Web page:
JAN Recognizes ADA Anniversary

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The Job Accommodation Network (JAN) is a service that helps employers understand and fulfill their responsibilities under the landmark Americans with Disabilities Act (ADA) legislation, which marks its 20th anniversary on July 26th.

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The Job Accommodation Network (JAN) is a service that helps employers understand and fulfill their responsibilities under the landmark Americans with Disabilities Act (ADA) legislation, which marks its 20th anniversary on July 26th.

JAN is the leading source of free, expert, and confidential guidance on workplace accommodations and disability employment issues. JAN’s trusted consultants offer one-on-one guidance on workplace accommodations, the Americans with Disabilities Act (ADA) and related legislation, and self-employment and entrepreneurship options for people with disabilities.

Working toward practical solutions that benefit both employer and employee, JAN helps people with disabilities enhance their employability and shows employers how to capitalize on the value and talent that people with disabilities add to the workplace. Assistance is available both over the phone and online.

Those who can benefit from JAN’s services include:

  •     Private employers of all sizes
  •     Federal, state, and local government agencies
  •     Employee representatives
  •     Service providers
  •     People with disabilities and their families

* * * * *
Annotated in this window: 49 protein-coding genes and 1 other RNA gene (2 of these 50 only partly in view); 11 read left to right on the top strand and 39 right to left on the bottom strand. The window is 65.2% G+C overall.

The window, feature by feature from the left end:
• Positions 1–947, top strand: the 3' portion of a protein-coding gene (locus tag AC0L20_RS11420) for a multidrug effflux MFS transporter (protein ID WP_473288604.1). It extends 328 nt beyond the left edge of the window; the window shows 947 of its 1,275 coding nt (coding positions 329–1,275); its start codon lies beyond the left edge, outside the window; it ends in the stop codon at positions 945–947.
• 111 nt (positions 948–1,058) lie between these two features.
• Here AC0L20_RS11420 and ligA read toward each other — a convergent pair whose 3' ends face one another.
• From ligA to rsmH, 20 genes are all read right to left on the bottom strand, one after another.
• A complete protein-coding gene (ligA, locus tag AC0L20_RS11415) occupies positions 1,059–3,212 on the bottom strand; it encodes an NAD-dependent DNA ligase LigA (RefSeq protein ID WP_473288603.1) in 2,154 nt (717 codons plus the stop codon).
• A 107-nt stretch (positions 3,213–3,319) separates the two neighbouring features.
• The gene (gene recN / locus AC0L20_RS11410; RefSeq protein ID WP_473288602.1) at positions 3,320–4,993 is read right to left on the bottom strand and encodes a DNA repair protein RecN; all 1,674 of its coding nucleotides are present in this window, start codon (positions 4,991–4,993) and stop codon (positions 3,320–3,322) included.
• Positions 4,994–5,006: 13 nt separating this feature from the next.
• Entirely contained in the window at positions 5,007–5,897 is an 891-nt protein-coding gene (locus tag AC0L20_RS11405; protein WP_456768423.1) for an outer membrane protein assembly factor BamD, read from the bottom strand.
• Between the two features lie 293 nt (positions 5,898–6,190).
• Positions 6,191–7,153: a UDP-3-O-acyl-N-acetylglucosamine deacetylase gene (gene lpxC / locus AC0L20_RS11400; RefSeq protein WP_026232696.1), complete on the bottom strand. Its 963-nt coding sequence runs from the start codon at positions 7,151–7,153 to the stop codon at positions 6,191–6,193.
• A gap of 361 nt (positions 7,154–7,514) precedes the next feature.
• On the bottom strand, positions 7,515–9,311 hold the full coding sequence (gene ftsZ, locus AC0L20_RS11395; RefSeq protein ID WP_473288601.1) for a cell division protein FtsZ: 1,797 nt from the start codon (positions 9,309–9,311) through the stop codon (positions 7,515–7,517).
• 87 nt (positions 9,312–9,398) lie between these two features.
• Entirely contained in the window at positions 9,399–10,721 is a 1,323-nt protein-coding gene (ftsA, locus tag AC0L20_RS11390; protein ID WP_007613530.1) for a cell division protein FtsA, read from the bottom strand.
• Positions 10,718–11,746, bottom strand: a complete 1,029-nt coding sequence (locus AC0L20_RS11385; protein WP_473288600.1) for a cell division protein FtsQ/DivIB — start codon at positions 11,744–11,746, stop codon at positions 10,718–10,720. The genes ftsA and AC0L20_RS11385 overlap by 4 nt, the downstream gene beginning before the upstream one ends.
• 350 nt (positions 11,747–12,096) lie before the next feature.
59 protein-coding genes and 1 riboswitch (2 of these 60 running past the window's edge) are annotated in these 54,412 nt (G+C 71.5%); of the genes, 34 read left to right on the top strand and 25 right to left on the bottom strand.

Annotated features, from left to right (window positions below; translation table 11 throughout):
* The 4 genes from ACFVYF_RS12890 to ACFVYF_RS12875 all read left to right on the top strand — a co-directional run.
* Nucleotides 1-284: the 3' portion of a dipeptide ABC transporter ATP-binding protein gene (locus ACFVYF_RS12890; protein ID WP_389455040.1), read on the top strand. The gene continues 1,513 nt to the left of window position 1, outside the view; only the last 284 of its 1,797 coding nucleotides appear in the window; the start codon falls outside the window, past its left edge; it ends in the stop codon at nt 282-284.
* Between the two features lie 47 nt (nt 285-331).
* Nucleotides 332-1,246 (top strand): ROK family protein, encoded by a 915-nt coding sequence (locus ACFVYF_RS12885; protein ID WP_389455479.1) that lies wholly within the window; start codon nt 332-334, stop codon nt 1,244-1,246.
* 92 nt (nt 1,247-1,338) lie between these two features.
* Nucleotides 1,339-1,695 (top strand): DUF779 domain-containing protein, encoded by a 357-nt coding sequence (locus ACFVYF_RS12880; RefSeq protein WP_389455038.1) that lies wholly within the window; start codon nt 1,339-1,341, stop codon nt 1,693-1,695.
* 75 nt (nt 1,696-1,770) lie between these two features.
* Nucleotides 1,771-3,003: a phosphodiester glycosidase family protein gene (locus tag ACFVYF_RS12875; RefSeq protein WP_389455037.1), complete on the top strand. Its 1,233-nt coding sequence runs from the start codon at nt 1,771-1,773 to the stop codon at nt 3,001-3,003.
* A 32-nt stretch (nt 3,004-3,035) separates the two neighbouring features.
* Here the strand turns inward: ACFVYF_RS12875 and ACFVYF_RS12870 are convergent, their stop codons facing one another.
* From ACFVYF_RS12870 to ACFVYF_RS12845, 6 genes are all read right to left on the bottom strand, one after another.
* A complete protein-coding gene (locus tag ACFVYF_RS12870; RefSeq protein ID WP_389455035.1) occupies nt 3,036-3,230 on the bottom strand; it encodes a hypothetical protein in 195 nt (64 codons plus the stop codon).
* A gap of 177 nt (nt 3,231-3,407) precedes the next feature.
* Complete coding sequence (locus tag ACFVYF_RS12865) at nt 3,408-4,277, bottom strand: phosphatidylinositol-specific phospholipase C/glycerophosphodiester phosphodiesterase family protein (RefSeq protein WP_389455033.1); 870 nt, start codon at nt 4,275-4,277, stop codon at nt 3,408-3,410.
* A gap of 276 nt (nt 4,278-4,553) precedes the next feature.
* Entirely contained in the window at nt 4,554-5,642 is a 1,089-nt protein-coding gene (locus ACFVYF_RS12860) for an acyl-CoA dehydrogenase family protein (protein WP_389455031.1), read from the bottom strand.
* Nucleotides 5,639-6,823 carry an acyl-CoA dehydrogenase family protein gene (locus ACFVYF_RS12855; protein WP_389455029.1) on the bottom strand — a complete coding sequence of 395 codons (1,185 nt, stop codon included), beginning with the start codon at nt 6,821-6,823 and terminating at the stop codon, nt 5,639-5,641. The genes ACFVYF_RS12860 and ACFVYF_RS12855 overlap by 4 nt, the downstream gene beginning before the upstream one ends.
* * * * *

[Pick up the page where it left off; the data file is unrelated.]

From Fortune 500 companies to entrepreneurs, JAN has served customers in the United States and internationally for more than 25 years. For more information, please go to http://www.AskJAN.org or call (800) 526-7234 (V) or (877) 781-9403 (TTY). JAN is a service of the U.S. Department of Labor’s Office of Disability Employment Policy.

What is a workplace accommodation?
A workplace accommodation can be any modification or adjustment to a job or work environment that enables a person with a disability to apply for or perform a job. The term also encompasses alterations to ensure an individual with a disability has rights and privileges in employment equal to those of employees without disabilities.

Research shows that accommodations are highly cost effective, with most incurring little or no expense at all. In fact, data collected by JAN over the years reveal that more than half of accommodations cost employers nothing. Of those that do cost, the typical one-time expenditure is $600—an outlay that most employers report pays for itself multiple-fold in the form of reduced insurance and training costs and increased productivity.

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Kathy Brannigan
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